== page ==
“My current project is on data integrity where telco has number of bespoke inventory systems, systems acquired as part of M&As and COTS product. I am trying to put end to end story line in terms of process for data extraction, data investigation and analysis, data correction, impact on upstream and downstream systems. There can be number of scenarios that we need to consider in each phase/task like manual correction/automatic correction, mitigations for impact, checks and verifications required before make any change in data etc..
Requesting you to share your views on end to end process for data integrity activity for network inventory data and what all scenarios can be possible for doing each task.”
Deepty, a regular reader of PAOSS.
This is a relatively common exercise for telcos to go through. Unfortunately, every single Telco’s data integrity planning project is very different and as bespoke as the systems that make up their OSS.
Despite every system being different, the actual approach can be broken down into a few common steps:
- Map out the origin of data sets from their source, understanding whether the data is system generated via integrated systems, manually created, migrated from other sources, derived from engineering rules, etc
- Show the flow of interactions that the data undergoes as it touches other systems and processes as well as the reconciliations that are performed on the data
- Show the destinations for the data as it flows into databases, systems and reports
This three step process can range from being a simple task for smaller OSS implementations to an absolutely massive task for large, complex, massively integrated OSS suites. I tend to use graphic design tools like Visio to map high-level data flows (from system to system) and spreadsheets to map specific data flows at a database field level.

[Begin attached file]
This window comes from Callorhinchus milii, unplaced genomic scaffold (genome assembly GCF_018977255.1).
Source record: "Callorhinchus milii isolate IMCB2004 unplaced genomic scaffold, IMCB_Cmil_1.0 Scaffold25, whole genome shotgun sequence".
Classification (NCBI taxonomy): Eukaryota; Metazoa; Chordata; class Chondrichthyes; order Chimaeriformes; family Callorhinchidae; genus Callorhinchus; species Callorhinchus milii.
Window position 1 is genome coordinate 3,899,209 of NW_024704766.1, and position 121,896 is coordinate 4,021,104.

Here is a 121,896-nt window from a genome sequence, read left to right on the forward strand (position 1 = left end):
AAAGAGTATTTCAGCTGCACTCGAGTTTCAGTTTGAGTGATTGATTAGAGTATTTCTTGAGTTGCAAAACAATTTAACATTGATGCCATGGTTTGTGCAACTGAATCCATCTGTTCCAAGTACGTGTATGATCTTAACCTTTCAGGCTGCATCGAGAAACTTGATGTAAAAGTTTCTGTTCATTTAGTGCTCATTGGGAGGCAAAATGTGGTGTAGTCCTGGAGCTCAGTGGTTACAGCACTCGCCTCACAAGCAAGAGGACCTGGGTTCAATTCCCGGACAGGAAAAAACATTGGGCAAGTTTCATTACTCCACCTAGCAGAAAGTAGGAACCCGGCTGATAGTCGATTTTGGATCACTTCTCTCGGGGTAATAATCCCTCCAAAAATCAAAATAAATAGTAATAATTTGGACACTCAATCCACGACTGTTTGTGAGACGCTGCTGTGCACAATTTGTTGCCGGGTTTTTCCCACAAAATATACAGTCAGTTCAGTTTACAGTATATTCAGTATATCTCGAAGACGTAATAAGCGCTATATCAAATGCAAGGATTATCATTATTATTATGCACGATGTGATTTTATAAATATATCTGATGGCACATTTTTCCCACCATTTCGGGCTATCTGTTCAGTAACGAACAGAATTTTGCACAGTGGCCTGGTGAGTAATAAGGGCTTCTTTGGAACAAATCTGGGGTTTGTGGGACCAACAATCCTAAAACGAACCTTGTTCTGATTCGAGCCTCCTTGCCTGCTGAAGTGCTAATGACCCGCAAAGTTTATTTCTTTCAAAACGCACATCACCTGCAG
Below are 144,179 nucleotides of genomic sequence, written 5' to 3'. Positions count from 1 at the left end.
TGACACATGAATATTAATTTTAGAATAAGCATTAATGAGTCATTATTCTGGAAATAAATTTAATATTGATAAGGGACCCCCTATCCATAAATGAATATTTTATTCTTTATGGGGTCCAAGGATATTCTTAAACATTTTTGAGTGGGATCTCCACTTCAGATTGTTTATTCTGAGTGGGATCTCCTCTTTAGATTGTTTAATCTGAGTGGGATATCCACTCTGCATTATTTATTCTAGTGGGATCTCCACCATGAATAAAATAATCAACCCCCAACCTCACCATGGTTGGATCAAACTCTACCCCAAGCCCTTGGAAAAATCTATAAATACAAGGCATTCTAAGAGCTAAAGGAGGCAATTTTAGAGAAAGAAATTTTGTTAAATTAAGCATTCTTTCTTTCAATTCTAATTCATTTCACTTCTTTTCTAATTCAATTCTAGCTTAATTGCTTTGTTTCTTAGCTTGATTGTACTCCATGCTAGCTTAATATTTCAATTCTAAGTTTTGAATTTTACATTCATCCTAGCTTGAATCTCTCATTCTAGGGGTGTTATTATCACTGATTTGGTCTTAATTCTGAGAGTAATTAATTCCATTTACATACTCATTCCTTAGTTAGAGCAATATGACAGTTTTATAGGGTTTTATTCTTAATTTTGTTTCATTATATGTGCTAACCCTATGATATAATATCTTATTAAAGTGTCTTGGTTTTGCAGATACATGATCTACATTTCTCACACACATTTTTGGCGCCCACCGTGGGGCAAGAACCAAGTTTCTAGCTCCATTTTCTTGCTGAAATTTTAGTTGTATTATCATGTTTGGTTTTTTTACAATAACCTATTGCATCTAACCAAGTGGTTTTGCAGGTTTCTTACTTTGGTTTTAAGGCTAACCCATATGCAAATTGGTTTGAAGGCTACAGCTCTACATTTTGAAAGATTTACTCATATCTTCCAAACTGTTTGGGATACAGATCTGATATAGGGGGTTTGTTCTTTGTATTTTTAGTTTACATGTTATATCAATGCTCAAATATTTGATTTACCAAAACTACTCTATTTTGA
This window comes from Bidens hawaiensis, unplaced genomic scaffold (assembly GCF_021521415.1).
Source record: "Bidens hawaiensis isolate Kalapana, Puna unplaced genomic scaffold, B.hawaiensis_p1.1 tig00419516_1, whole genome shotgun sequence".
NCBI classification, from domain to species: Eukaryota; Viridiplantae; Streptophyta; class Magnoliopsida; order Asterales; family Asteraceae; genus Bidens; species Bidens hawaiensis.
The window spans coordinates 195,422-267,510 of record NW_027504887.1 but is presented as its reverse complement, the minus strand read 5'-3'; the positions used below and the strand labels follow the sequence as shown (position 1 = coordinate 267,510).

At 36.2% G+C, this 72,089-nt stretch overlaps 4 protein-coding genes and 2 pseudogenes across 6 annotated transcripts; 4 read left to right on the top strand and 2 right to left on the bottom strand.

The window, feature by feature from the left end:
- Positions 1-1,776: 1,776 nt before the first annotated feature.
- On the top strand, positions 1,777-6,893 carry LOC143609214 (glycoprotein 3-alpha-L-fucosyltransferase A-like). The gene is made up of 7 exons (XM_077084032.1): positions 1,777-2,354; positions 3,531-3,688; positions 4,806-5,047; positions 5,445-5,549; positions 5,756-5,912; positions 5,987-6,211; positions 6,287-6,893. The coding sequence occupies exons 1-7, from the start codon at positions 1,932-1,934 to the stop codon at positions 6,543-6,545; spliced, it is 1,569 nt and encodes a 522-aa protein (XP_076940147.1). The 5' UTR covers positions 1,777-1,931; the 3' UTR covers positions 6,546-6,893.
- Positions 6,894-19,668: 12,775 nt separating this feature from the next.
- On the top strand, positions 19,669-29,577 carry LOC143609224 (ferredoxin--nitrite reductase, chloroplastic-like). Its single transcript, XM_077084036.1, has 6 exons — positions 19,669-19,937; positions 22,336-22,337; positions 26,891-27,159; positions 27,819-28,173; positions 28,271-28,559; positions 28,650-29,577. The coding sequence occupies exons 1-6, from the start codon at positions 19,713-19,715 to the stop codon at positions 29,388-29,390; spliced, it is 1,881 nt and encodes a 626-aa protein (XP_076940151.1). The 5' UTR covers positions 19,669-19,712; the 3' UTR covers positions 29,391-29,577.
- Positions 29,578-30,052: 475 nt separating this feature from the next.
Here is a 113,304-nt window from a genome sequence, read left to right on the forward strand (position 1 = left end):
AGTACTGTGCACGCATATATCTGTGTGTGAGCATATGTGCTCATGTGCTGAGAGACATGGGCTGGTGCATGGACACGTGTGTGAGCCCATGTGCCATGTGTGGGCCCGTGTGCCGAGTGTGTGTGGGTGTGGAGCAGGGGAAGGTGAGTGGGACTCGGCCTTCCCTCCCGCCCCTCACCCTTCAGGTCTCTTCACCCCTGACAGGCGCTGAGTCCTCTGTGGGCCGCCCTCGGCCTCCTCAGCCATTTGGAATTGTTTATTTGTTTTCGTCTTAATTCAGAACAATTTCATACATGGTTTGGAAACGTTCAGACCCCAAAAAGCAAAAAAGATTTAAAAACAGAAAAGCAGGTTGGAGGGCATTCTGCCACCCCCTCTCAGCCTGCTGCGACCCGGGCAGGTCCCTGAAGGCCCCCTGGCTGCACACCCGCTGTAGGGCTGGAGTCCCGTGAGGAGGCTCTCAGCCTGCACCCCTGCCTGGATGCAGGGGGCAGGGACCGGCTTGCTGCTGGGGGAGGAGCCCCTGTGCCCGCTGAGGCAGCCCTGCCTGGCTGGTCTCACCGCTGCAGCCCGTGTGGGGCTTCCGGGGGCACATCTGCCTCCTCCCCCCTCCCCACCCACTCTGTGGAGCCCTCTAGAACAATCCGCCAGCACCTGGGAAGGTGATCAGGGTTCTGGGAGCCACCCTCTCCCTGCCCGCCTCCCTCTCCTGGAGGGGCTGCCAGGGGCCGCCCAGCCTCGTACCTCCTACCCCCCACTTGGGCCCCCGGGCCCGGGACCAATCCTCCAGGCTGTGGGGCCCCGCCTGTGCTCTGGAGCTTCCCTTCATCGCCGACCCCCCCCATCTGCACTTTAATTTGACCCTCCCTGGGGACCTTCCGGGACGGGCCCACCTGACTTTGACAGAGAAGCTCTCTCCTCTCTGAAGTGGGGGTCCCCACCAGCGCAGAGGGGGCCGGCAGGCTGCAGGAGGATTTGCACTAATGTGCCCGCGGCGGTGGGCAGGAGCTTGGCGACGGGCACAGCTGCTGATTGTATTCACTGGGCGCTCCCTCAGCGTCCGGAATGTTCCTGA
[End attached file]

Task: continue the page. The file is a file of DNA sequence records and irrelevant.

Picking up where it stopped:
Once I have a better feel for what the flows are, I can understand where in the flows are susceptible to quality control issues. But even more importantly, I can better understand what processes I can put in place to ensure that a tight feedback loop improves rather than deteriorates data integrity.
And I should re-iterate here. It is the feedback loop design that is fundamental to retaining a high level of data quality. Without the feedback loops in place, telcos tend to have to go through expensive data clean-up exercises on a regular basis. Feedback loops often require clever designs, especially when the data sources aren’t coming from near-real-time programmatic interfaces (eg for passive equipment such as from cable record systems).
A blog post entitled “Synchronicity” covered a similar set of questions from another PAOSS subscriber named Elver almost exactly one year ago. Over the last year, he and his team have diligently worked through a major data integrity project at a tier-one Telco. He sent me a message recently to inform how successful the project had been and he was delighted with the team’s results, as were other stakeholders in their organisation. An outstanding achievement for all their hard work!Read the Passionate About OSS Blog for more or Subscribe to the Passionate About OSS Blog by Email